pharaohs and its setting is quite dramatic. Click
Luxor Temple for our photos and detailed description of this stately
Karnak Temple is the largest temple in Egypt and its
layout reflect a
site that was built, and then continuously changed over two thousand
years. It is known for its Avenue of the Sphinx, Grand Pylon
(entrance) and massive courtyards. Everywhere you look there are minor
temples dedicated to one god or another and if you wander long enough you
will find even older temples on the outskirts of the property. There
are a number of obelisks, as well as statues whose variety will amaze you, including a
granite statue celebrating a scarab. Each evening, near the ceremonial
lake, there is an evening sound a light show that is reputed to be quite good. For
a great collection of photos showing what you will see at Karnak as well as
a detailed description of its monuments, click
The Theban Necropolis, located across the Nile from Luxor
the West Bank, was known as the Valley of the Dead in Ancient Egypt.
The mortuary temples of the pharaohs who ruled from Luxor are located on
this side of the Nile and
there is a wide selection to explore. Among the best attraction are
The Valley of the Kings is considered by many as the
prime reason to visit Luxor. It is here that the pharaohs of the New
Kingdom chose to be buried in lavish underground chambers.
Approximately 60 tombs are in this area, although some are closed for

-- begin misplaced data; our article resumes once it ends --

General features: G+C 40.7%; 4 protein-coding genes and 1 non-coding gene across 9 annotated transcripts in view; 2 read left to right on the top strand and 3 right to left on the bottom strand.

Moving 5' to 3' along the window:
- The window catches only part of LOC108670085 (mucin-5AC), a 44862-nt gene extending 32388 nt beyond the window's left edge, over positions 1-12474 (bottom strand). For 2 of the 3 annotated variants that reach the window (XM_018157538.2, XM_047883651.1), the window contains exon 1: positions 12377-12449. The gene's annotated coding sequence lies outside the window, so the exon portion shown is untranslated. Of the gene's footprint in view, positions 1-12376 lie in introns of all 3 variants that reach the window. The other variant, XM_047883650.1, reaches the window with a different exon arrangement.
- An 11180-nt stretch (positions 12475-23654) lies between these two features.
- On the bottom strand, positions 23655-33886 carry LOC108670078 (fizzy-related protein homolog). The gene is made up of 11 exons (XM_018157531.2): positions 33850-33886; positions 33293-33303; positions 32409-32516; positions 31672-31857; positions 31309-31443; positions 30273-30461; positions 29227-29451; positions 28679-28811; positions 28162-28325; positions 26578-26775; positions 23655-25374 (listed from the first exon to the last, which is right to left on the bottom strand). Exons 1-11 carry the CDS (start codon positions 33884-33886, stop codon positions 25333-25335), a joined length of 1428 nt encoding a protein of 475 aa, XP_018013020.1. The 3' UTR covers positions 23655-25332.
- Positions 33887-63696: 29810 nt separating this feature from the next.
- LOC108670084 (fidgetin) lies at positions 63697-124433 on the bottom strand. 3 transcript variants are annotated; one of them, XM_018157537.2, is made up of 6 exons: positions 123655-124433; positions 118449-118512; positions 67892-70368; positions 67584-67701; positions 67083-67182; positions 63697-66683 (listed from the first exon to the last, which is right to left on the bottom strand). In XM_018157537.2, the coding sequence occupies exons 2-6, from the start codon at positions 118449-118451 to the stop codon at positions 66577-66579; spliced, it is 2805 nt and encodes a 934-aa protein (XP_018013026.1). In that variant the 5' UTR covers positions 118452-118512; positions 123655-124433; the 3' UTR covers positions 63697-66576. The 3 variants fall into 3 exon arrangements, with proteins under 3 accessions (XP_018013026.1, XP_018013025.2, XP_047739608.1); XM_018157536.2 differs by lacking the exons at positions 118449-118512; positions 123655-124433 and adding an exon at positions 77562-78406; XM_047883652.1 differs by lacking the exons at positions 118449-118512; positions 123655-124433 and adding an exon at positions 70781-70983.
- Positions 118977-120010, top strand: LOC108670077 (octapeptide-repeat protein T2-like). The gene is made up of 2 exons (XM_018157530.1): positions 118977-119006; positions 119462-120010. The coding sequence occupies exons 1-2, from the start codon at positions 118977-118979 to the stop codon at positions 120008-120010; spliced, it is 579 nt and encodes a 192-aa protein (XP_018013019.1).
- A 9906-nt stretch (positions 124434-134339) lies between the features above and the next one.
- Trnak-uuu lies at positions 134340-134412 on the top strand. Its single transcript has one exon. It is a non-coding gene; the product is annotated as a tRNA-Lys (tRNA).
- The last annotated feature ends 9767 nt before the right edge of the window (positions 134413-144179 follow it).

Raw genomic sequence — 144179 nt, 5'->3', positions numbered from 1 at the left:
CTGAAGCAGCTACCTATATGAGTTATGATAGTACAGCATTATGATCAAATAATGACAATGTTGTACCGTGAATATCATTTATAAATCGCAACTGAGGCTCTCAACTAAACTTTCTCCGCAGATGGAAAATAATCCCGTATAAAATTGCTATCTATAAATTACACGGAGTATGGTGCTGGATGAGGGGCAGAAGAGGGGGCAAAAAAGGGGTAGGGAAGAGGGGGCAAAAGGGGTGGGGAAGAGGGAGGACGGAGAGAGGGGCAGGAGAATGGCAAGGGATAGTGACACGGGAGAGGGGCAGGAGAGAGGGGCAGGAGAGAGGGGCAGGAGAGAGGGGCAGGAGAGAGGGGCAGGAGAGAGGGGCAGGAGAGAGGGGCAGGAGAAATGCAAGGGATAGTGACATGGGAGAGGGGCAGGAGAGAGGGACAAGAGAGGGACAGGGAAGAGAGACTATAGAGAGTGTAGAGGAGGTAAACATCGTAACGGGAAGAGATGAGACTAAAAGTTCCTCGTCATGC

refurbishment or research. Although the Valley of the Kings houses the
famous tomb of Tutankhamen, his mortuary is one of the least interesting of
the tombs, since its treasures are in the Egyptian Museum in Cairo.
The tombs in the Valley of the Kings have interesting wall paintings and reliefs
that show gods, people and animals
helping the pharaoh on his way the Underworld and the Afterlife. Popular
tombs includes those of Seti 1, Ramesses VI and Ramesses IV and IX.
See our detailed section on the
Valley of the Kings for more information and a few photos. Note that
neither photography nor cameras are allowed in the Valley of the Kings.
The Temple of Hatshepsut, an Egyptian queen who dressed like a pharaoh and ruled Egypt for
decades, is located in Dier al-Bahari,
which is a short distance as the crow flies from the Valley of the Kings,
but quite distant by road. Hatshepsut's Temple has an unusual
design compared to the
other temples as it was built using a completely different plan. It is
quite lovely, but the scene you see today is a construction by modern craftsmen,
as the original buildings from Hatshepsut's Temple were destroyed by her son, who
believed that his mother had kept the throne at his expense. The tomb, however, is incredibly
popular with tourist and is a dramatic sight. See our detailed guide
Hatshepsut's Temple for more details and a photo gallery.